News Analysis

Wednesday 17 September 2014

Ireland's disappeared people

Donal Lynch

Published 16/12/2007 | 00:00

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Even in a country as small as Ireland 7,000 people are reported missing each year. Most are found fairly quickly, but the small number who are never found leave behind family and friends who must live daily with the pain of not knowing what happened to their loved one.

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Last week was the seventh anniversary of the wet and windy night that Trevor Deely went missing. Recently, his family and friends once again put up posters of Trevor around Dublin and have renewed an appeal for information that might lead to him being found. Trevor is from Naas in Kildare but was living in Dublin when he went missing. He was last seen in the Haddington Road area of Dublin 4 and was wearing a yellow and brown shirt and beige cord trousers at the time.

Stefan Punch is another name that many will remember. Stefan was last seen in August 2003 at a friend's house in Cork. The day after he disappeared his car was found abandoned in Co Clare. Since then his phone has been switched off. He is about 5ft 11in, and was lean and tanned and was wearing a dark blue check shirt and white T-shirt.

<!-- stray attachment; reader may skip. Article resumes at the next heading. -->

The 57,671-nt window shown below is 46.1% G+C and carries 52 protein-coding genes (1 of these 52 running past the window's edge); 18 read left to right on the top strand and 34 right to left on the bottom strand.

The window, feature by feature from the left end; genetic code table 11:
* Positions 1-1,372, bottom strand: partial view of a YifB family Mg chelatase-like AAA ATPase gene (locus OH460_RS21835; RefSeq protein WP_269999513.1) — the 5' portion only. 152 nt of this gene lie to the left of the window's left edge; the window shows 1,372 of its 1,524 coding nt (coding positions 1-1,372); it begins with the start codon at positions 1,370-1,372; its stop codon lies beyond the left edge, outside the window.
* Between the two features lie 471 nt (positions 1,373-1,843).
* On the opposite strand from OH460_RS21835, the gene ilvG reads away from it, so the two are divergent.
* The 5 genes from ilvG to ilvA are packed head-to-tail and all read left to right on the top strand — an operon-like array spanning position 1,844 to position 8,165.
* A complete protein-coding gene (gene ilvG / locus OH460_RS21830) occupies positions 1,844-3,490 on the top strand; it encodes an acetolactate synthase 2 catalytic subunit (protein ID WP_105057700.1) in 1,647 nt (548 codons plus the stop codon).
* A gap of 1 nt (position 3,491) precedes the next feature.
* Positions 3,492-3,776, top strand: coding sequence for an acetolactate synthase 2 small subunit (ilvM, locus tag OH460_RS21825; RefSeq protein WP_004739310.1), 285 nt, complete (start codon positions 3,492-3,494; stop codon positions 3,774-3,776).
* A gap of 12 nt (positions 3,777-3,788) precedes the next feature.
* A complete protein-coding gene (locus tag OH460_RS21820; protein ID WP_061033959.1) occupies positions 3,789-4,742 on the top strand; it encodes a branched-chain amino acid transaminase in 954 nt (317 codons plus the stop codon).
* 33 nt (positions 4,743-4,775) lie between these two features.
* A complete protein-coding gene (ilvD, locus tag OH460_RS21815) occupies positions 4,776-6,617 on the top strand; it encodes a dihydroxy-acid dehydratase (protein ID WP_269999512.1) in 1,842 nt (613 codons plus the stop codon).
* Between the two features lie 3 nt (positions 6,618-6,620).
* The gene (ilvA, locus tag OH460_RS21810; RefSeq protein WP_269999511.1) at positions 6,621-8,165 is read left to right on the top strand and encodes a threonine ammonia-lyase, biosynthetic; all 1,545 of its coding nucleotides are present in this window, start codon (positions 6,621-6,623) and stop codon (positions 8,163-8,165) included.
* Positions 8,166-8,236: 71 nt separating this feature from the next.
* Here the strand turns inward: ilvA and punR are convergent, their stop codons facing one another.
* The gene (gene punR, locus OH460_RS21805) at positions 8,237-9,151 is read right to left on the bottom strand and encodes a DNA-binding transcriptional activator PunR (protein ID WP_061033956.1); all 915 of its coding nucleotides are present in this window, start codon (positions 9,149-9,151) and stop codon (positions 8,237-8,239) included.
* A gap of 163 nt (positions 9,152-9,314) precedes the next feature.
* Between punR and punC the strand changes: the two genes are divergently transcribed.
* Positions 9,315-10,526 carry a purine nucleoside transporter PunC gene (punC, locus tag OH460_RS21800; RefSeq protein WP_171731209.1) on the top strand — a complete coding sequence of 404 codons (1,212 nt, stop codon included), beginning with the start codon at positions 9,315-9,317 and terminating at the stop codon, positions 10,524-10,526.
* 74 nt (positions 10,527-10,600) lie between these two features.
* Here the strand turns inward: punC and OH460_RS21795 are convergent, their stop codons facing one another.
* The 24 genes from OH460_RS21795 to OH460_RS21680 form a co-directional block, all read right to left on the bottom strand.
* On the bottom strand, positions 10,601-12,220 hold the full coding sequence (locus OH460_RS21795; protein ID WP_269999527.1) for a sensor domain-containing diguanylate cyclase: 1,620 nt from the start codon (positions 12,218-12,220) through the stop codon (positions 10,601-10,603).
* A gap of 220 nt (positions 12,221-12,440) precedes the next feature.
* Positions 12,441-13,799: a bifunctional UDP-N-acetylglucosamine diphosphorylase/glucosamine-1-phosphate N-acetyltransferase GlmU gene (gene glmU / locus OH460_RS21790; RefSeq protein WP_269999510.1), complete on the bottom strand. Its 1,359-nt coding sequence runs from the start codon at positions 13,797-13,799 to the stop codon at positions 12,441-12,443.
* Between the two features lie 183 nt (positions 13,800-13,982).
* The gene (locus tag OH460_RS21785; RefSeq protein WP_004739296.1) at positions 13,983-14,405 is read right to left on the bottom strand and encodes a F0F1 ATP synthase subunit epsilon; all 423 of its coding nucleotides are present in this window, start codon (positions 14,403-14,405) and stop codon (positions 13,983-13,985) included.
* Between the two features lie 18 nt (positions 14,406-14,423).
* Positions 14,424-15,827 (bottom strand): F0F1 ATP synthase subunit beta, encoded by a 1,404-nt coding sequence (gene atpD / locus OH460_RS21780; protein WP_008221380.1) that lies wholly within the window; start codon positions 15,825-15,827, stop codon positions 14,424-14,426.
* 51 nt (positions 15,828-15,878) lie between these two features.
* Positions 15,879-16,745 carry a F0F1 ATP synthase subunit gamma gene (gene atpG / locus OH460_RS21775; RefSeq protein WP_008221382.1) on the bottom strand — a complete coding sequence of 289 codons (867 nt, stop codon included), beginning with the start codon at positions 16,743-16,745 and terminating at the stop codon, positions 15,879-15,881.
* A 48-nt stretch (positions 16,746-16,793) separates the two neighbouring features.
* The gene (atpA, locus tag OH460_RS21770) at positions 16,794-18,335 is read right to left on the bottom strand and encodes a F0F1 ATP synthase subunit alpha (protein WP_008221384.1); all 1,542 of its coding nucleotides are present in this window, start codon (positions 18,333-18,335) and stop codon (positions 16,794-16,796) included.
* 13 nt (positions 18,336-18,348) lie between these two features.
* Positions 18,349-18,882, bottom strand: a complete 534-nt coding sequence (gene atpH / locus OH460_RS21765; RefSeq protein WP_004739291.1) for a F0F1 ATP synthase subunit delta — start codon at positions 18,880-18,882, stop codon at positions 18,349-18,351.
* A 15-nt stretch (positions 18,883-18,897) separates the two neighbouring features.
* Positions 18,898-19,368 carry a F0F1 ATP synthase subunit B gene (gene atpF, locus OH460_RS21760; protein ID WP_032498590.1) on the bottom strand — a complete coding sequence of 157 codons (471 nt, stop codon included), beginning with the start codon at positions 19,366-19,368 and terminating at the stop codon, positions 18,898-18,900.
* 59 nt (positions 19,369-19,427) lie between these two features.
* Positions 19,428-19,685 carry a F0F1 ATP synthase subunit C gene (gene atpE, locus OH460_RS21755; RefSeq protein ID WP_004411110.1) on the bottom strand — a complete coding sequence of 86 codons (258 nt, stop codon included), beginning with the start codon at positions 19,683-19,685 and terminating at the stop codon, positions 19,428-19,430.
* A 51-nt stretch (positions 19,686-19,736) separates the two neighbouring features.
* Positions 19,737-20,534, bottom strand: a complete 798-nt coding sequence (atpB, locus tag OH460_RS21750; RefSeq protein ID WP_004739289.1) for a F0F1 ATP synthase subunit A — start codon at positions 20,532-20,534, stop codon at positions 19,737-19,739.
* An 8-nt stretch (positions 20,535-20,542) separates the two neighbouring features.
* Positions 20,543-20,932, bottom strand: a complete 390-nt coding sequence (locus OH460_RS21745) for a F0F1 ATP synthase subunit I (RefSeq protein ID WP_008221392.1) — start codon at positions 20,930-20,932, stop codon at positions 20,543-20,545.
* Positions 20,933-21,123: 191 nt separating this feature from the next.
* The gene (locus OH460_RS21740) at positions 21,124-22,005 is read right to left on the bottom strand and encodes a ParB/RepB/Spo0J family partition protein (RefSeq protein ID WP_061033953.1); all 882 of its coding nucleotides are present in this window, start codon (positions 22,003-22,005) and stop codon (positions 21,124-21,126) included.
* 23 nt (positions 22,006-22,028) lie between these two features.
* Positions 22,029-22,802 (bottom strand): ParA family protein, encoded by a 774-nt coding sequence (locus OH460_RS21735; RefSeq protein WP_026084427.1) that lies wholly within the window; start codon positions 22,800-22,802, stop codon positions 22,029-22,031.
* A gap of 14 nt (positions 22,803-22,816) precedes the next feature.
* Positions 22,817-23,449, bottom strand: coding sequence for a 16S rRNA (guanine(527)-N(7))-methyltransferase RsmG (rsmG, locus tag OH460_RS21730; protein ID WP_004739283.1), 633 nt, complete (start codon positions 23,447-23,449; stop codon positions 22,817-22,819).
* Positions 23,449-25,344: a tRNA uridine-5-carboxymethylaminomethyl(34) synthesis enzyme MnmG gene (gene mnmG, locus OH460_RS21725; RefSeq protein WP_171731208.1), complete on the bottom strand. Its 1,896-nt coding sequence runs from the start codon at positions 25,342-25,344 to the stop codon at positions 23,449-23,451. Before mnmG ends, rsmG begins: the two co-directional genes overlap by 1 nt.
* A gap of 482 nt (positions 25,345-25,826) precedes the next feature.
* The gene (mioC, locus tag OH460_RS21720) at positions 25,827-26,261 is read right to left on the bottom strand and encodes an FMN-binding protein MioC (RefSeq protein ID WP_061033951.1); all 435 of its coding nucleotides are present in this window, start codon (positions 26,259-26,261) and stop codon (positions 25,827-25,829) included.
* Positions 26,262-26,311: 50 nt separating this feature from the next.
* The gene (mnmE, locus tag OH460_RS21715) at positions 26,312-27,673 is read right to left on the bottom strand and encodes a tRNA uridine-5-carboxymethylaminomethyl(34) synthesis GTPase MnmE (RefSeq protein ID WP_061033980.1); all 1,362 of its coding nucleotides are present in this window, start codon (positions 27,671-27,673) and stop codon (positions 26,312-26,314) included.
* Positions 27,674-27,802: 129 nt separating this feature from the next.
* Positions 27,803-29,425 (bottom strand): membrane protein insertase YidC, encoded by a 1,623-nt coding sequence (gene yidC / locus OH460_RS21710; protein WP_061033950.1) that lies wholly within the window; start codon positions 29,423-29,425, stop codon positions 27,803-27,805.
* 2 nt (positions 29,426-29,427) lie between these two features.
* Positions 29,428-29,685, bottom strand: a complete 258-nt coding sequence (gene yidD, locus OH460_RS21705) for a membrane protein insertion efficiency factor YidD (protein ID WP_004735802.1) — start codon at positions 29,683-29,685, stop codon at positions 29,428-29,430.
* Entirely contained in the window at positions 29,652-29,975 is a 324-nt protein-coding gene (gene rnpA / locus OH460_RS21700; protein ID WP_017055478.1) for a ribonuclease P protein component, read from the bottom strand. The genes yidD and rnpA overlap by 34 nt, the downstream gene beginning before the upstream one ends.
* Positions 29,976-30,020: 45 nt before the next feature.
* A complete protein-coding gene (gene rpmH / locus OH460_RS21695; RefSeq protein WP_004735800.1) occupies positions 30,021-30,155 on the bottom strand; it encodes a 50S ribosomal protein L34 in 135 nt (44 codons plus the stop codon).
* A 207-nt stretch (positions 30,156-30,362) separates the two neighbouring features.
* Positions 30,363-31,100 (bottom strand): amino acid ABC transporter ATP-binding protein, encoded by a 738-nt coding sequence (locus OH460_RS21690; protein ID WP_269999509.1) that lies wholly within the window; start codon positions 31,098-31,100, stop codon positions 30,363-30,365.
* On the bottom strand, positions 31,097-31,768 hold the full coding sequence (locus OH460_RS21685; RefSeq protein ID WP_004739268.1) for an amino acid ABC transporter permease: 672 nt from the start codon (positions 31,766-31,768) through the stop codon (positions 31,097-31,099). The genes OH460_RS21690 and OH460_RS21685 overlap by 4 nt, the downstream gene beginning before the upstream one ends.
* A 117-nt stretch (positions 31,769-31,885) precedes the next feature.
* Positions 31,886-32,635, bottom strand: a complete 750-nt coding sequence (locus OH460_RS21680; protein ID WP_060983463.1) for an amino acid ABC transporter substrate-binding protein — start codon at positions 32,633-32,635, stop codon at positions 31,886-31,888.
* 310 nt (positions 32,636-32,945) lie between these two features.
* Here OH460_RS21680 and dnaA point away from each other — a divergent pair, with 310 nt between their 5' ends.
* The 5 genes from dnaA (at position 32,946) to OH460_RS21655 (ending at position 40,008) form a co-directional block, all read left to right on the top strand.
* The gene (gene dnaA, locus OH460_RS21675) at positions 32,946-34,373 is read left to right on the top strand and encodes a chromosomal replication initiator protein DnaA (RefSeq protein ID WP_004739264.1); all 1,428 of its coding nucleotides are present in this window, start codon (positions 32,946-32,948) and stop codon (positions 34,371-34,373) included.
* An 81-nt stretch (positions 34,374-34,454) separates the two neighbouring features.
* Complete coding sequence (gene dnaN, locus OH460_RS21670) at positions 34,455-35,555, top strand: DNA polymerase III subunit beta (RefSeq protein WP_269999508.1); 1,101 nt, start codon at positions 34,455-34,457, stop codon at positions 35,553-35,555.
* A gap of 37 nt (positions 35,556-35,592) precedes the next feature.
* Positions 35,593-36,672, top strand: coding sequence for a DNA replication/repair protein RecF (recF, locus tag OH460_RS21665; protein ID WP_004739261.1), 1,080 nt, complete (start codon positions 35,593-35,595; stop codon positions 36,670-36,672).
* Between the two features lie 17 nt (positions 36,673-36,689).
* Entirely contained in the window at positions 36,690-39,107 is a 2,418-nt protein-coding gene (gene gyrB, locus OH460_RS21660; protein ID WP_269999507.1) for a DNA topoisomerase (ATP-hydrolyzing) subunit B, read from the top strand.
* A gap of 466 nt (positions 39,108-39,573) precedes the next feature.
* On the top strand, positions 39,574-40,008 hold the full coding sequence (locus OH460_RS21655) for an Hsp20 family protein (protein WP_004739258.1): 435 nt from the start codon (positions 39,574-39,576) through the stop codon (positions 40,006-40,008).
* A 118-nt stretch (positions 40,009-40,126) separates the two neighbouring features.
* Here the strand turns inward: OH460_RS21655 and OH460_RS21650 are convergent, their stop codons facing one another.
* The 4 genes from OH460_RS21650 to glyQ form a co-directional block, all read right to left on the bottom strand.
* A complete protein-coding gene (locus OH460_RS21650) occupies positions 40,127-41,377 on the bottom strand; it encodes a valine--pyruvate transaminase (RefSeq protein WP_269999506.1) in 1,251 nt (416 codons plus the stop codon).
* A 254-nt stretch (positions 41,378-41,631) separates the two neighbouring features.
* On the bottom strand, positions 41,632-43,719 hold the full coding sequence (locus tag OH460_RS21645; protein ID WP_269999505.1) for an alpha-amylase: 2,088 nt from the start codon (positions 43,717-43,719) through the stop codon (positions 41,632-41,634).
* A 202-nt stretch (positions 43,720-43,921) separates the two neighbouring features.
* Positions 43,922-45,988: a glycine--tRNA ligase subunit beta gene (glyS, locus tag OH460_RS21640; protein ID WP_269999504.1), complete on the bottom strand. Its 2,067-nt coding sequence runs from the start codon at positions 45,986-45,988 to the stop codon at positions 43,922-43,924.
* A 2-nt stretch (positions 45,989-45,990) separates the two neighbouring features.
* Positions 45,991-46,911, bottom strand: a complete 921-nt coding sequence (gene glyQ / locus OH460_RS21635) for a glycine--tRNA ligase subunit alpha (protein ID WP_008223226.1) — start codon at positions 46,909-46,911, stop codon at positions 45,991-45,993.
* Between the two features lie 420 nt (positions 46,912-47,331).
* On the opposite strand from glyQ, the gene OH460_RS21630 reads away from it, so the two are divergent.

In 2003 the Gardai created "acceptable" and "unacceptable" cases of missing persons. The two new terms distinguished between adults for whom there was no apparent risk, and more vulnerable people who had gone missing, such as children, the elderly or mentally ill. This was revised into three categories: A, B and C, with category A comprising children or situations in which foul play or suicide is suspected, and categories B and C comprising adults who may have disappeared of their own volition.

As the continuing Madeleine McCann saga has shown, a missing child tends to capture the public and media attention more readily than a missing adult. In Ireland, missing children are rare but a few cases have remained open despite all efforts to find the youngsters involved. Rory Aherne has been missing from Dublin since 1984, when he was 17. His family have put a message for him on the Missing Persons website, www.missing.ws in the hope that he might read it.

And Philip Cairns was just 13 when he vanished on October 23, 1986. His disappearance sparked a massive manhunt, but despite occasional reports of progress in the case, Philip has not been seen since. His family continue to hope that one day he will be found alive.

Donal Lynch

www.missing.ws Tel: 086-8370861

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